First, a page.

Tree Trimming & Pruning Guide for Fall
Prevent your shrubs and trees from becoming diseased and dying because of untimely fall pruning. Knowing when to prune your plants, shrubs, and trees in the fall will help you keep them thriving. You can talk to one of our licensed tree care experts if you need to learn more about pruning your trees.
The Risk of Early Fall Pruning
It is not advised to conduct ANY pruning activities in early fall. All pruning activities encourage new plant growth. When these activities occur in early fall (when the tree or plant is going dormant), any fresh growth won’t have enough time to harden before the first frost and freezing temperatures set in. This tender recent growth, damaged by freezing weather, can become a vector for infestations and disease.
Why You Shouldn’t Prune In The Early Fall.
The dangers of early fall pruning include:
- Disease – As the seasons change from summer to fall, rainfall is typically increased, creating a moist or wet environment that promotes the growth and spreading of disease-causing bacteria and fungi.
- Infestation – Like disease infections, insect infestations are supported by a moist or wet environment. These conditions delay a tree or plant’s ability to heal pruning wounds.
- Off-Season Growth – As mentioned, pruning encourages growth. Pruning a tree or plant before dormancy can result in tender growth that becomes a vector for disease and infestation (when damaged by freezing weather).
Tip: Put your pruning shears away for another couple of months and allow your trees and plants to go completely dormant. Once dormancy has settled in (after all the leaves have dropped), you can safely prune trees and shrubs.
Note: If you must perform fall pruning, wait for your tree, shrub, or plant to go completely dormant. This “fall” window of opportunity is generally between the Thanksgiving and New Year holidays. However, if you can wait, late winter (late February) pruning is far less risky.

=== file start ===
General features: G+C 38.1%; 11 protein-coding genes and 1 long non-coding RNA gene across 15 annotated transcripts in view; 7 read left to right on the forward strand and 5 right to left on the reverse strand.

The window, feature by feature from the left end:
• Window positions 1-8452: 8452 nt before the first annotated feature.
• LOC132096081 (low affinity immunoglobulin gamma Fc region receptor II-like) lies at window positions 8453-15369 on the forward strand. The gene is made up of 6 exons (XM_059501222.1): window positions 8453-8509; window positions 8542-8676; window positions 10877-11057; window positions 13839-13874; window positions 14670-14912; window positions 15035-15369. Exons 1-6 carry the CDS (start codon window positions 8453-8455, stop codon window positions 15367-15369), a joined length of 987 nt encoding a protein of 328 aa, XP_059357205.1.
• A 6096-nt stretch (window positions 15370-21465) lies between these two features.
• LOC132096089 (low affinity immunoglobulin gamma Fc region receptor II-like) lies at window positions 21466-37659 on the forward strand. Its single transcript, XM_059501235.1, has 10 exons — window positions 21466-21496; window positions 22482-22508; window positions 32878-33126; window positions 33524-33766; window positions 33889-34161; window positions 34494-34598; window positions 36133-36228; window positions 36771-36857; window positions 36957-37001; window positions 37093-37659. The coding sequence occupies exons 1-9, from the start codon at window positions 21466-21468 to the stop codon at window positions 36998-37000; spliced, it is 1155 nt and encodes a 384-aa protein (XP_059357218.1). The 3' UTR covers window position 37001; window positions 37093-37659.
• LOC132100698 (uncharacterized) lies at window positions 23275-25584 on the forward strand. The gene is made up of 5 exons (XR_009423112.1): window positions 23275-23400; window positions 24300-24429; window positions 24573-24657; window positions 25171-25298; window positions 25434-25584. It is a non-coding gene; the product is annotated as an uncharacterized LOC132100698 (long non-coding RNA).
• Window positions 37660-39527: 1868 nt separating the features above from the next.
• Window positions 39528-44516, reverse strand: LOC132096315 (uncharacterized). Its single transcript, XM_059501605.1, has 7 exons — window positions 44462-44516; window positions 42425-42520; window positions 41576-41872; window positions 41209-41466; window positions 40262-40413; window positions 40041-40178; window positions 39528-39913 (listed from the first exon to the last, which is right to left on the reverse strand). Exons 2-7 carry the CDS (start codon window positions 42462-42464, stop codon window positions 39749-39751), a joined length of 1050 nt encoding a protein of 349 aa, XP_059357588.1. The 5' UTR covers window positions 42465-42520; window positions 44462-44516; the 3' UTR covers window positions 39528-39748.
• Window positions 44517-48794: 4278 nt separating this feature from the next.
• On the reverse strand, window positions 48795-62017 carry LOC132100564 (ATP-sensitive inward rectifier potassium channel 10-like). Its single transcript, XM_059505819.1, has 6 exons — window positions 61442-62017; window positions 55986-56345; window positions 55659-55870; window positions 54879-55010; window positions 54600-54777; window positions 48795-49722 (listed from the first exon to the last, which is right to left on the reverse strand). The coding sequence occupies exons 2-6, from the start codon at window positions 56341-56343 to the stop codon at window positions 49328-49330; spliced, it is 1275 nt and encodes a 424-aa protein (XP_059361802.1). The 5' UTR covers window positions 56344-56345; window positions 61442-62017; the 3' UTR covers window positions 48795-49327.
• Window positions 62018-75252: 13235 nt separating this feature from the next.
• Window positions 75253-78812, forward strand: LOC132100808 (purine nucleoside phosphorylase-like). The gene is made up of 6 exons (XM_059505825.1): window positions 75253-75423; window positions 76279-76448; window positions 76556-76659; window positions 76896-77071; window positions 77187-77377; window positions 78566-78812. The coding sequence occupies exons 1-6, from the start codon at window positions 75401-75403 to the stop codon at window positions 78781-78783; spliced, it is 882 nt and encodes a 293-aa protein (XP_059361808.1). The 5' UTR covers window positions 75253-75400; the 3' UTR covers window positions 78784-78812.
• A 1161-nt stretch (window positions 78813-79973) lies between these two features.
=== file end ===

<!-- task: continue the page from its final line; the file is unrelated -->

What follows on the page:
Fall Pruning Exceptions
Some situations arise, demanding immediate pruning activities. While most of these apply to trees, large or overgrown shrubs may require similar attention. Be on the lookout for the following:
- Overhanging or Dangerous Growth – When trees or large shrubs grow over a structure or lean in that direction, they can cause great concern. This is true, especially in regions prone to severe weather.
The solution to this predicament is to prune back the limbs or branches causing the concern or to remove the tree or shrub, eliminating the threat altogether.
- Dead Limbs or Branches – For all plant life, dead wood represents an easy entryway for disease and insect infestation. In fact, dead limbs or branches may result from a disease or infestation and should be investigated.
This dead wood should be removed upon discovery, regardless of the season or circumstance.
- Storm Damage – Severe weather events seemingly occurring more frequently and consequently causing sometimes catastrophic damages to trees, shrubs, and plants.
When you detect storm damage in your trees, shrubs, and plants, take immediate action to remove the damaged wood and prune back limbs that have snapped or broken off (eliminating rough or uneven surfaces). Handling storm-damaged trees is a responsibility that should not be taken lightly. Minor damages can be resolved, but for more extensive damages, hire a professional tree service to help you sort out what can be salvaged and what is a threat and needs removing.